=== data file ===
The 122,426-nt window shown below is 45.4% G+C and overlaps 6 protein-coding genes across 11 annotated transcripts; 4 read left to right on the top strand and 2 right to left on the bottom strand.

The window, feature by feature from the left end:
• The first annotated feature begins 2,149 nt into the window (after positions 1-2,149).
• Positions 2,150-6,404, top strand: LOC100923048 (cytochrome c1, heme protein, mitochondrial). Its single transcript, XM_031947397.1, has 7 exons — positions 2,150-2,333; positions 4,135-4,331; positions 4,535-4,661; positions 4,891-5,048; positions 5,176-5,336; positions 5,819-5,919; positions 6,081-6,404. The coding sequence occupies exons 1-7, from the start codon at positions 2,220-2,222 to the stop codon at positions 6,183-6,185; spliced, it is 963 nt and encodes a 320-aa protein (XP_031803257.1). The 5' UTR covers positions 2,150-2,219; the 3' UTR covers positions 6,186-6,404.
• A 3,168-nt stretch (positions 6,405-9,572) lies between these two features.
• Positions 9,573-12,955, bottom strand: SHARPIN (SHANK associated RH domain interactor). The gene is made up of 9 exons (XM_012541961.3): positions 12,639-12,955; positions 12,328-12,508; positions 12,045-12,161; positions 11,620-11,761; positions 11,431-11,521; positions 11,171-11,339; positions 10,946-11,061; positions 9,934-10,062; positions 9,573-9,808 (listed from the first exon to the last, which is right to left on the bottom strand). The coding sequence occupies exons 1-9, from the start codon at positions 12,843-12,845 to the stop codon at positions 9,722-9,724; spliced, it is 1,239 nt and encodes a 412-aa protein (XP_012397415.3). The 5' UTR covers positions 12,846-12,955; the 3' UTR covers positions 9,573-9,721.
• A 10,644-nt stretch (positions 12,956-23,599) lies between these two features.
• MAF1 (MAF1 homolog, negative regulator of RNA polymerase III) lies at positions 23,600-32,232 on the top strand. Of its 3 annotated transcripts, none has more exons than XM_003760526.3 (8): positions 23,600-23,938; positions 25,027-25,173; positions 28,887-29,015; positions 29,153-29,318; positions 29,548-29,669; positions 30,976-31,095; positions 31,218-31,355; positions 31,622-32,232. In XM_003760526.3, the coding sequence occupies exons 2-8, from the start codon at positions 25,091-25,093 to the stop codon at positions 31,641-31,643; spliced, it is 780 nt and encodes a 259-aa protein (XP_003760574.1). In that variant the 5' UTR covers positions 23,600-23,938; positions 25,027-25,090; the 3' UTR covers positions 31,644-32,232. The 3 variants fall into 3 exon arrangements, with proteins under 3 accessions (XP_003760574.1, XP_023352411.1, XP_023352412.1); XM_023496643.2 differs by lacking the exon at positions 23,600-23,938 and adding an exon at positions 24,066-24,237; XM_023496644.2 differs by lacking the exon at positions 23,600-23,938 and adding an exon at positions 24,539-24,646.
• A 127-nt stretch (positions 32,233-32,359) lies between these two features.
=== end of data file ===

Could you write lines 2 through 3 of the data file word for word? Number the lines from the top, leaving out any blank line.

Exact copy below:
The window, feature by feature from the left end:
• The first annotated feature begins 2,149 nt into the window (after positions 1-2,149).